Tuesday, April 2, 2013

Death by (over)outlining

Picture this: You, sitting at your keyboard. It’s day 100 of writing your first book. You’ve drained the coffeepot once again, considered breaking into the brandy, and now you’ve discovered a little bald spot where you’ve torn your hair out. Where’s the book going?

Maybe nowhere, unless you have a plan, a roadmap, an outline.

We’ve talked to writers who actually avoid this detail. They have a vague notion of their yarn and they’re anxious to start writing, not spin their wheels on this organizational modus operandi. But for some writers (and we’re probably not the only ones) drafting an outline is the most efficient way to advance the story without the show-stopper of “what comes next.”

For us, it makes sense. Once we have an overall notion of our book’s beginning, middle and end, we fill in the gaps with chapter road signs that move the story forward. But we didn’t figure it out right away. After multiple attempts at outlining techniques (more on one of those fiascos in a minute), we finally discovered the “less is more” approach gives us wiggle room for changes.

Chapter Six of The Magic Outhouse: Buford decides to turn his time machine into a business.

Okay, not much to go on for an entire chapter. But if you’re already at chapter six, you know your novel has the capacity to take on a life of its own. The evolution of story starts the moment you develop your first characters, and they may have better ideas than you about where the tale should go. By not getting too specific on your roadmap, you’re free to take as many detours as you want.

So Buford decides to start the business. But maybe by chapter five he’s picked up a new partner, or he’s wound up in jail and can’t find the financing.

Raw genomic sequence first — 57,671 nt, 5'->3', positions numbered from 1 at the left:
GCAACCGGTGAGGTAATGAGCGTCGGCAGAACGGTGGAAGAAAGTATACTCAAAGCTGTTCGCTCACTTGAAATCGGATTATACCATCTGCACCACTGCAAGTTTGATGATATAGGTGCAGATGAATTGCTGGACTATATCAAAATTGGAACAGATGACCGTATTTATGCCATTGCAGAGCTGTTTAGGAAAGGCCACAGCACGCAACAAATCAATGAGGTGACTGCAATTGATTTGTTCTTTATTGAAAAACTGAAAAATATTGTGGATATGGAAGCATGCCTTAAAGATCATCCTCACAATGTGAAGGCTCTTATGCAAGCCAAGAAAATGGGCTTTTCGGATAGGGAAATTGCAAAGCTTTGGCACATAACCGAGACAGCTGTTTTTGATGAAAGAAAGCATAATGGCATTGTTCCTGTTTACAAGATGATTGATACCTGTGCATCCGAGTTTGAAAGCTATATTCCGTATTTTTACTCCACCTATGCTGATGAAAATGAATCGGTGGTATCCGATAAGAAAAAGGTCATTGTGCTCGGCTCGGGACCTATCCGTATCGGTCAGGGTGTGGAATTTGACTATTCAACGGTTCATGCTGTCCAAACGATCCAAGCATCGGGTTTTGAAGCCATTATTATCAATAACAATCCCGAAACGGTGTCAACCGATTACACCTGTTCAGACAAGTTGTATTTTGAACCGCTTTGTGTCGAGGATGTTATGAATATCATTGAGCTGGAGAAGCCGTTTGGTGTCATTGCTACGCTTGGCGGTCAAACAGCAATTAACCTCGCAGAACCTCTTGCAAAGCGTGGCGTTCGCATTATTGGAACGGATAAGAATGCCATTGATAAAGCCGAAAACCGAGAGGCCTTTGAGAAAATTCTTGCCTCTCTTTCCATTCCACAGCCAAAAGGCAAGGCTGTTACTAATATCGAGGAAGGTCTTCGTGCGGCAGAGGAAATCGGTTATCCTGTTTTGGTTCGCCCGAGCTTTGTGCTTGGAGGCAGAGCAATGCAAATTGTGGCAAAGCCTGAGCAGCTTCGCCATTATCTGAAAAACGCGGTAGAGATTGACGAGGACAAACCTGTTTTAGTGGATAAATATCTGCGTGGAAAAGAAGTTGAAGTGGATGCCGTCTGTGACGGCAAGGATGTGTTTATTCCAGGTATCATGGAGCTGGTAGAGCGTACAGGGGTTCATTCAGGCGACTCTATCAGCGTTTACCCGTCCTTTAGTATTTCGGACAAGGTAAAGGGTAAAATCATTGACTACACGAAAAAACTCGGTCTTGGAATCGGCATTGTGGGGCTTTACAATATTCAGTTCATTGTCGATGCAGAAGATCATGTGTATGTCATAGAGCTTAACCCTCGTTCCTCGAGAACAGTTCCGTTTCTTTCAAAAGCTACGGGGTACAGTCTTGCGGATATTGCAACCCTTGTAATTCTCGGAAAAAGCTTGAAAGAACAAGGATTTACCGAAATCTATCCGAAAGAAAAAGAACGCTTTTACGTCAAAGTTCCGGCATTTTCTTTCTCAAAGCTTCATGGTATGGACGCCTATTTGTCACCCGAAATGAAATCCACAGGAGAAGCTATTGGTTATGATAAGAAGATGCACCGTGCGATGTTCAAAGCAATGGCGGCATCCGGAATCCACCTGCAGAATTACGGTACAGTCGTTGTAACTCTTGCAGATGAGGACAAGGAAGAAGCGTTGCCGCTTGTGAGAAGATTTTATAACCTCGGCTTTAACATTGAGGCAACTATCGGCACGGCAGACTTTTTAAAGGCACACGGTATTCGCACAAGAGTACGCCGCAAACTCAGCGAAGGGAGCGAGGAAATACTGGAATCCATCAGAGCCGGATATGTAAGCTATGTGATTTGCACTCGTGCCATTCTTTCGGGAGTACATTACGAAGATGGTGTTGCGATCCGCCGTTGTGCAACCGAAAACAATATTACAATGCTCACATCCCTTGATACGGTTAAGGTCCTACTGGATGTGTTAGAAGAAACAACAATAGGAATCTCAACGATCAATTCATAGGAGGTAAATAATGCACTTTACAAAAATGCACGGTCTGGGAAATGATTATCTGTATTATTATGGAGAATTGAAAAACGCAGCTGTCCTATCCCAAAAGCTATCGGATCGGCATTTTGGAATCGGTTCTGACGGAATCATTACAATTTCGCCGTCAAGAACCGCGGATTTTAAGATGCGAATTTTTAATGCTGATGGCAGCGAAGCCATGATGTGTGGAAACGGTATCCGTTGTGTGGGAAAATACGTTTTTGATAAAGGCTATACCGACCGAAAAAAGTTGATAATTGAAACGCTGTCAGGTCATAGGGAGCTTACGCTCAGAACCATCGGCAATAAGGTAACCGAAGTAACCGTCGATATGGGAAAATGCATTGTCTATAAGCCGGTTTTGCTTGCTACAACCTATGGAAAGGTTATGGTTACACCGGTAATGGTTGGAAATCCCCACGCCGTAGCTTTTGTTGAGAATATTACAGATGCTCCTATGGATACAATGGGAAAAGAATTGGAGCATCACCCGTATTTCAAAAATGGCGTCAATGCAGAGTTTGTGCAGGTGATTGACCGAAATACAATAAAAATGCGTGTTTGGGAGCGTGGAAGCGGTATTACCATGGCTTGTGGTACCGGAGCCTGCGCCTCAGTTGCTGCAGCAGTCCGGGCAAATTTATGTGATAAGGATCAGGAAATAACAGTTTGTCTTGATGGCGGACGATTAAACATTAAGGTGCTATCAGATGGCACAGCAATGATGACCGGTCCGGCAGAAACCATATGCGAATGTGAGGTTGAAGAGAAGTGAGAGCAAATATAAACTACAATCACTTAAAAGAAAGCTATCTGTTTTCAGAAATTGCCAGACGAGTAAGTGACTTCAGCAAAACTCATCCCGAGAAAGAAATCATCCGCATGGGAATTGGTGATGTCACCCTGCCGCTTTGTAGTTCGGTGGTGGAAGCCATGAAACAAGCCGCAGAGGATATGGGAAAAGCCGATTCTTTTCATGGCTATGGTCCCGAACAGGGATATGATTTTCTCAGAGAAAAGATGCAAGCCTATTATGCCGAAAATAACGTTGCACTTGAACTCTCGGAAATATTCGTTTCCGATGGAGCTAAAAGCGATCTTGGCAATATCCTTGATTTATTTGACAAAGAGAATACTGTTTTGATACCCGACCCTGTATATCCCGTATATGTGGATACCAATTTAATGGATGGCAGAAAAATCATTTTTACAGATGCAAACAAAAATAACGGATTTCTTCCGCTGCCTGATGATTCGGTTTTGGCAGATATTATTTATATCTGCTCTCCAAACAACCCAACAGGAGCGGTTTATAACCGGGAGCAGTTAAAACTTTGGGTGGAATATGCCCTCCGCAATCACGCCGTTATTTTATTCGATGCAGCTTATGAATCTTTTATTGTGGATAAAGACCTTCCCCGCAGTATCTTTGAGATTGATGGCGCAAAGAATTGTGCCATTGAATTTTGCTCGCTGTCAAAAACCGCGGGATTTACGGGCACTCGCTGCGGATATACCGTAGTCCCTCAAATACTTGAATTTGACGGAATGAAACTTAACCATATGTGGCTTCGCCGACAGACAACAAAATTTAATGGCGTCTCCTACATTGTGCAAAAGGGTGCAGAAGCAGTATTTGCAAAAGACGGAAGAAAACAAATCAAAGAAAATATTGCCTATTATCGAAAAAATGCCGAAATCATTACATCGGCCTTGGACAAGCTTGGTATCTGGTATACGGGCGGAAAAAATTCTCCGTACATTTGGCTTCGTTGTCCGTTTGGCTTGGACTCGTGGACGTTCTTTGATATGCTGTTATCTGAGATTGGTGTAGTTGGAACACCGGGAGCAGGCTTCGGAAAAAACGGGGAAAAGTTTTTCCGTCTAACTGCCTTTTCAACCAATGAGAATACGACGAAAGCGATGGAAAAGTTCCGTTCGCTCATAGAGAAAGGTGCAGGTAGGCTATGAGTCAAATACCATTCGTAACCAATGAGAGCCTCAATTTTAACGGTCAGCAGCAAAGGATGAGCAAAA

Each chapter nugget (if it still even fits) of the outline will need a few bullet points. If Buford isn’t in jail, he might look for a business location, interview new employees and implement everything else involved in starting a new venture. Now you’re in the driver’s seat and can start collaborating with your characters without sacrificing additional hair.

One of our earlier fiascos (as promised) involved drafting an outline for a historical fiction novel on ancient Egypt. We spent months researching the topic – years actually, if you count the time we spent trying to learn hieroglyphs. Once we felt pretty good about our expertise, we jumped into the outline. And what a thorough outline it was. Each of the twenty chapters turned into a page or more of precise details. When we finally began the book, we slogged through about three or four scenes before we became utterly bored with the story. We’d left no wiggle room to invent or improvise, no opportunity for our characters to evolve and no chance to discover fresh turning points in the story. The outline had so shackled us to its rigid constraints, we decided to ditch the project altogether.

For us, the bare-bones outline works. We write chapter "loglines" for where the story might go, but we only flesh out the immediate chapter ahead with a paragraph to focus our attention on the next five to ten pages. That way, we avoid planning out in detail where we may – or may not – be headed.

You be the judge of how intricate your roadmap should be, and how you embark on your initial journey. Otherwise, you might as well start shopping for a jaunty hairpiece.

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So much for our strategy. We’d love to hear how other folks approach their projects.